### SPSS FAQ How can I perform hypothesis tests in glm?

Sometimes you may want to test hypotheses about the parameters after a linear regression analysis. On this page, we show a couple of examples of how to perform these hypothesis tests using the lmatrix and kmatrix subcommands in the glm procedure. These examples will use data set hsb2.sav. Let's say that we have run a linear regression model as follows.

  glm write with female read math
/print=parameter
/design=female read math.

Written as a regression equation, we have the following:

write = b_0 + b_1* female + b_2*read + b_3*math, where b_0 = 11.896, b_1 = 5.443, b_2 = .325 and b_3 = .397.

#### Example 1

Let's say that we want to test if the coefficient for read is equal to the coefficient for math. The lmatrix subcommand allows us to specify our hypothesis test in terms of the linear combination of the regression coefficients. In our case, our null hypothesis is that b_2 = b_3, or equivalently, b_2-b_3 = 0. This leads to our lmatrix subcommand with 1 following the variable read and -1 following the variable math.

glm write with female read math
/print=parameter
/lmatrix = 'math = read' read 1 math -1.

In the output, we see the difference between the two parameters is -.072 = (.325  -  .397), as we expected. What the output also gives is the standard error for the difference and the confidence interval. The Test Results table shows the F-value and the p-value.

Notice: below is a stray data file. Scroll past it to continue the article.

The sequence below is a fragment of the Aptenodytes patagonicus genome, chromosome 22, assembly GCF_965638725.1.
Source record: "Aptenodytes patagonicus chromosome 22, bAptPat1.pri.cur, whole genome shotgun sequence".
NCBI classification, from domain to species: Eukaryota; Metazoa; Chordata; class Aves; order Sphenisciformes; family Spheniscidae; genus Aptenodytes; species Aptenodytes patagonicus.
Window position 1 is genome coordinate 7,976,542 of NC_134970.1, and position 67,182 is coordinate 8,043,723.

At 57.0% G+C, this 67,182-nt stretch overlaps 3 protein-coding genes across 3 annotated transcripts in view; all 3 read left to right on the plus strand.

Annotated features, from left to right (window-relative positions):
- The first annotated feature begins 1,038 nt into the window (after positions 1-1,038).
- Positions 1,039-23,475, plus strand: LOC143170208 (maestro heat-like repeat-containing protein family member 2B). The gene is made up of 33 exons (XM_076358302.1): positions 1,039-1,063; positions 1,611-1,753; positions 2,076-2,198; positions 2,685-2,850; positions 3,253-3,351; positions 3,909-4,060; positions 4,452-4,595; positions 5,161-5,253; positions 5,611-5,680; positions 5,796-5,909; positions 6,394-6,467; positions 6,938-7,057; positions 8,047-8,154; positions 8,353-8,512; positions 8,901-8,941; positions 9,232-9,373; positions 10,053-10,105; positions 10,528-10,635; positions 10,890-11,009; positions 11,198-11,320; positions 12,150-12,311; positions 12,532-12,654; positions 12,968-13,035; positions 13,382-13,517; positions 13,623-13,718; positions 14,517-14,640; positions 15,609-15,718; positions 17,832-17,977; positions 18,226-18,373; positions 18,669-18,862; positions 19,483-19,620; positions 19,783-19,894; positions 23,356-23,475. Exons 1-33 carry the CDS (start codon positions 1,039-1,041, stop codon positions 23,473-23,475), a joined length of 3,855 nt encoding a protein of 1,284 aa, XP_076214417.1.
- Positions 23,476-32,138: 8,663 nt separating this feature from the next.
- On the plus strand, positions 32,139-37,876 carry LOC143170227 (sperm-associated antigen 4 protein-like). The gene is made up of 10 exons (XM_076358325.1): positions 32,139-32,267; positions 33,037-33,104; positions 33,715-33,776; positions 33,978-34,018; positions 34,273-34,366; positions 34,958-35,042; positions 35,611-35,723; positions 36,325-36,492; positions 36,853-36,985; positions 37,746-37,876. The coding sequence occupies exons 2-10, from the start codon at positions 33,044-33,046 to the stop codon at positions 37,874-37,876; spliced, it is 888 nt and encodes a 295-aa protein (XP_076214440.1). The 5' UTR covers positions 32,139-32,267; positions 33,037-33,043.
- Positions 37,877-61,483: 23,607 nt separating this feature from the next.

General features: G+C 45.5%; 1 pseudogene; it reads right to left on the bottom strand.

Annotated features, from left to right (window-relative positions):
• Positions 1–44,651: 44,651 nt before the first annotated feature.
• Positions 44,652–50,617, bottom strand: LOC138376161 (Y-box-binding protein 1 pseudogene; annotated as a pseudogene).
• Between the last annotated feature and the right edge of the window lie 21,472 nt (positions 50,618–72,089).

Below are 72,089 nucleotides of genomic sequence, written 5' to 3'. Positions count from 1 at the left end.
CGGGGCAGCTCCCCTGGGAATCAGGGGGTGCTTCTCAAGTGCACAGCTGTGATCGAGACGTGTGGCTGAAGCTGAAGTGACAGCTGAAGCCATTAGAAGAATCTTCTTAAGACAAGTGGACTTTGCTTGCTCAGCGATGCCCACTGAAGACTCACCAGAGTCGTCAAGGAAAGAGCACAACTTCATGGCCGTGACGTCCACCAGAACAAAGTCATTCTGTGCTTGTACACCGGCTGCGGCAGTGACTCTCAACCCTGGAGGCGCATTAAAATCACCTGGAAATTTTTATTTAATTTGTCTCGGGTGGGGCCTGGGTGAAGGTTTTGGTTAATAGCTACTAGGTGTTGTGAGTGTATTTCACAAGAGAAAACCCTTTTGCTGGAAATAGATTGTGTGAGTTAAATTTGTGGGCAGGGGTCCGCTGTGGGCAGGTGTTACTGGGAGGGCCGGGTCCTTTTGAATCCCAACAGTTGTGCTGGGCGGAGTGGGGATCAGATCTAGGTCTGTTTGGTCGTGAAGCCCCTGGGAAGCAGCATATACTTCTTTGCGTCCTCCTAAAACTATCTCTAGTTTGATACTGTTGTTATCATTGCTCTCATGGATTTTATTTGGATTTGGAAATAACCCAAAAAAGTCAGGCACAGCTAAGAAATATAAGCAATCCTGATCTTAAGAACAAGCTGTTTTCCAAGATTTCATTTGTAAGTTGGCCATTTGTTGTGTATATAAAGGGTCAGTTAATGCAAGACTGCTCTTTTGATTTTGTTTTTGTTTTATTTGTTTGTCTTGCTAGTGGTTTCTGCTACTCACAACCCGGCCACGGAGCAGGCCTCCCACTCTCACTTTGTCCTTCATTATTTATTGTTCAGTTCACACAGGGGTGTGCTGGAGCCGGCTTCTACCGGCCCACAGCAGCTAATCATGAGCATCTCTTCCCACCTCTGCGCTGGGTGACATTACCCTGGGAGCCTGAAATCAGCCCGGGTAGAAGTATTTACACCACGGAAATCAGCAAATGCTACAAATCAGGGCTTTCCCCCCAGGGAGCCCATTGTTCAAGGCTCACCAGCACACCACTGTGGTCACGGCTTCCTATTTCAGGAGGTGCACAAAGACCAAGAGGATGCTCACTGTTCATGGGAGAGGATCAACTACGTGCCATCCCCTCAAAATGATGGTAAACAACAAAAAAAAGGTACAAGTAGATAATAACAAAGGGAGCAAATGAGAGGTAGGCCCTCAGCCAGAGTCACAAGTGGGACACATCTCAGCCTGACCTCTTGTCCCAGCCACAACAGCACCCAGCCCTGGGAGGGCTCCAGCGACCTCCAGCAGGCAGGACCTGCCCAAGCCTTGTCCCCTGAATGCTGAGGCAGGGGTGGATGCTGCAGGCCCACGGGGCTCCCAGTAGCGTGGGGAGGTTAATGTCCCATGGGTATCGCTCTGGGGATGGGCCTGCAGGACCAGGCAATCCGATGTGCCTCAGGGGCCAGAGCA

#### Example 2

Let's say that we want to test if the coefficient for female is equal to 4.2.  In order to do this, we need to use the kmatrix subcommand, because we are testing if the value is something other than 0.  You might want to do this, if, for example, you had regression coefficients from a previous model and you wanted to see if they were equal to the coefficients obtained with your current model.  To keep the example simple, we will test only one variable (female) in this example.

glm write with female read math
/print=parameter
/lmatrix = 'female' female 1
/kmatrix  4.2.

#### Example 3

Let's say that we want to test if the coefficient for female is equal to 4.2 and that the coefficient for read is equal to the coefficient for math. This will be a two degree-of-freedom test since there are two hypotheses that we want to test simultaneously.  Notice that the values specified on the kmatrix subcommand are listed in the same order as the tests listed on the lmatrix subcommand.

glm write with female read math
/print=parameter
/kmatrix  4.2; 0.